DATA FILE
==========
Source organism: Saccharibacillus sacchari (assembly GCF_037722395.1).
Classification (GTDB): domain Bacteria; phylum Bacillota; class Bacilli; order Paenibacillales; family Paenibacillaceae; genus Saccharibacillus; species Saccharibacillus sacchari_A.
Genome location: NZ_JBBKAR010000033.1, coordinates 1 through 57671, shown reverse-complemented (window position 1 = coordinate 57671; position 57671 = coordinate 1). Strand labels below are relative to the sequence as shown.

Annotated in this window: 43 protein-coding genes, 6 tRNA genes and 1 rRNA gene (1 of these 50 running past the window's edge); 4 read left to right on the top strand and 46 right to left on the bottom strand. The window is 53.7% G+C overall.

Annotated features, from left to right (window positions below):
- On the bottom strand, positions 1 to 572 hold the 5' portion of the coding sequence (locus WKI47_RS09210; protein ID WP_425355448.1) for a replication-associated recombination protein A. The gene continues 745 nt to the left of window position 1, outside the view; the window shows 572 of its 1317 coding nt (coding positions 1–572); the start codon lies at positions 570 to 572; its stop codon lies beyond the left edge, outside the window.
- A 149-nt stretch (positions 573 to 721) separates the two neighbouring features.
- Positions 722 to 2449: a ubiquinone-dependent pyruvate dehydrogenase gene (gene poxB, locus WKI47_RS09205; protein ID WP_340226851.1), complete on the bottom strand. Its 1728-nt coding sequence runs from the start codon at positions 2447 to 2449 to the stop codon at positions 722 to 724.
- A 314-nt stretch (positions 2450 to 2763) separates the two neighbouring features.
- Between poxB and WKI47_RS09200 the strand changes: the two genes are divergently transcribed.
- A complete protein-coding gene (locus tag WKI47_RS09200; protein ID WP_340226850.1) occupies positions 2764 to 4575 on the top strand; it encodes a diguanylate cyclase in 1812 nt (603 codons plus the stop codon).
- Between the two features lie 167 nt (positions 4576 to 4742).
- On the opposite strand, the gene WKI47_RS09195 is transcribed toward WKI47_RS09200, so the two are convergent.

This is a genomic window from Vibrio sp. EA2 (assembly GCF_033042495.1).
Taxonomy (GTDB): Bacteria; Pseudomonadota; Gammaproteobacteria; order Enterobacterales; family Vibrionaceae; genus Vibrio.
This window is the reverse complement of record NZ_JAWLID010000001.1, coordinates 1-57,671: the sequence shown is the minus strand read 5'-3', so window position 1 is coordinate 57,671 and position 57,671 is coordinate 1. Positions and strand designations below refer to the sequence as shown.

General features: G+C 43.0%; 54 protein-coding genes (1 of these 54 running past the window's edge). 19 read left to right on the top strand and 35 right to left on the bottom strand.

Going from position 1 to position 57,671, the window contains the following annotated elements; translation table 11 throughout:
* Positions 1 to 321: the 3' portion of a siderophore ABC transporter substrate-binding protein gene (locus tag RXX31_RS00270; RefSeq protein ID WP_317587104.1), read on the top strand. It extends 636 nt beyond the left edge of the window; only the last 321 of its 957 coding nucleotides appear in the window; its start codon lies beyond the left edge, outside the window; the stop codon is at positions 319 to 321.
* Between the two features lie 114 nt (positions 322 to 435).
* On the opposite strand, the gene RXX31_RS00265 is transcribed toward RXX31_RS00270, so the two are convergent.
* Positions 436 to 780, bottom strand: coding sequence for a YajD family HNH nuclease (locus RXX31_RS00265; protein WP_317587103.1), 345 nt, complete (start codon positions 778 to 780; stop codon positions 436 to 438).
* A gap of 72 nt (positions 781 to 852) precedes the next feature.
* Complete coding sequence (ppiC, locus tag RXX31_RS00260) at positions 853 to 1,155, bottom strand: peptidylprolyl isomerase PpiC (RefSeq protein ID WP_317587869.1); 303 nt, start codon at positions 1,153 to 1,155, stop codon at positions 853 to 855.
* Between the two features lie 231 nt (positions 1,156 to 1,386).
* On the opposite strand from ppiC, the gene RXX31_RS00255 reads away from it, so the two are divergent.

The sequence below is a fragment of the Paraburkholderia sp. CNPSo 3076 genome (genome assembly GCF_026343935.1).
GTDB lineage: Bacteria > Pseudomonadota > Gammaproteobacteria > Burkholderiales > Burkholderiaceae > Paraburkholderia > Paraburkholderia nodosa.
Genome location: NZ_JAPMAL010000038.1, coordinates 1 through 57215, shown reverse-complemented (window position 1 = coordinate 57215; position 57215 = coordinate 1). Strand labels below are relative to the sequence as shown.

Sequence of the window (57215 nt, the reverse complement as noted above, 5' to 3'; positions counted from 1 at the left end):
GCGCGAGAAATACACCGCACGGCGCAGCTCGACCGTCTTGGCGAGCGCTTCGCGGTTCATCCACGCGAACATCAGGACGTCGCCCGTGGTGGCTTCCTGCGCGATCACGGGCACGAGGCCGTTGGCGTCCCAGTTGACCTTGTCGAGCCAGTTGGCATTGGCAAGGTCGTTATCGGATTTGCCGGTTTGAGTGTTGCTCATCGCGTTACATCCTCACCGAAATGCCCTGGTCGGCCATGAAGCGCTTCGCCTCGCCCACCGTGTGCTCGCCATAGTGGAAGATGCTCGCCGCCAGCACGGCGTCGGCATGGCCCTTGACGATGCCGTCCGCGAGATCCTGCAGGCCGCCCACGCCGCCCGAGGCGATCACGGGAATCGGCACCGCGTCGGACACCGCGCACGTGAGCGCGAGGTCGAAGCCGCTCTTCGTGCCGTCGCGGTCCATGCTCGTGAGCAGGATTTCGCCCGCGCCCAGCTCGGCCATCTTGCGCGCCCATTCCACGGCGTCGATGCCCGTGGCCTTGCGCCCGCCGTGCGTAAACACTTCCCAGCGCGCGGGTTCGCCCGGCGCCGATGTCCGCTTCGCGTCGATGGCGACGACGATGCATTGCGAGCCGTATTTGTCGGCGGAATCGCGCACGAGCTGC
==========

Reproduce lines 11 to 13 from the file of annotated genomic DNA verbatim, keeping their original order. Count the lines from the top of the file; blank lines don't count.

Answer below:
- A complete protein-coding gene (locus tag WKI47_RS09200; protein ID WP_340226850.1) occupies positions 2764 to 4575 on the top strand; it encodes a diguanylate cyclase in 1812 nt (603 codons plus the stop codon).
- Between the two features lie 167 nt (positions 4576 to 4742).
- On the opposite strand, the gene WKI47_RS09195 is transcribed toward WKI47_RS09200, so the two are convergent.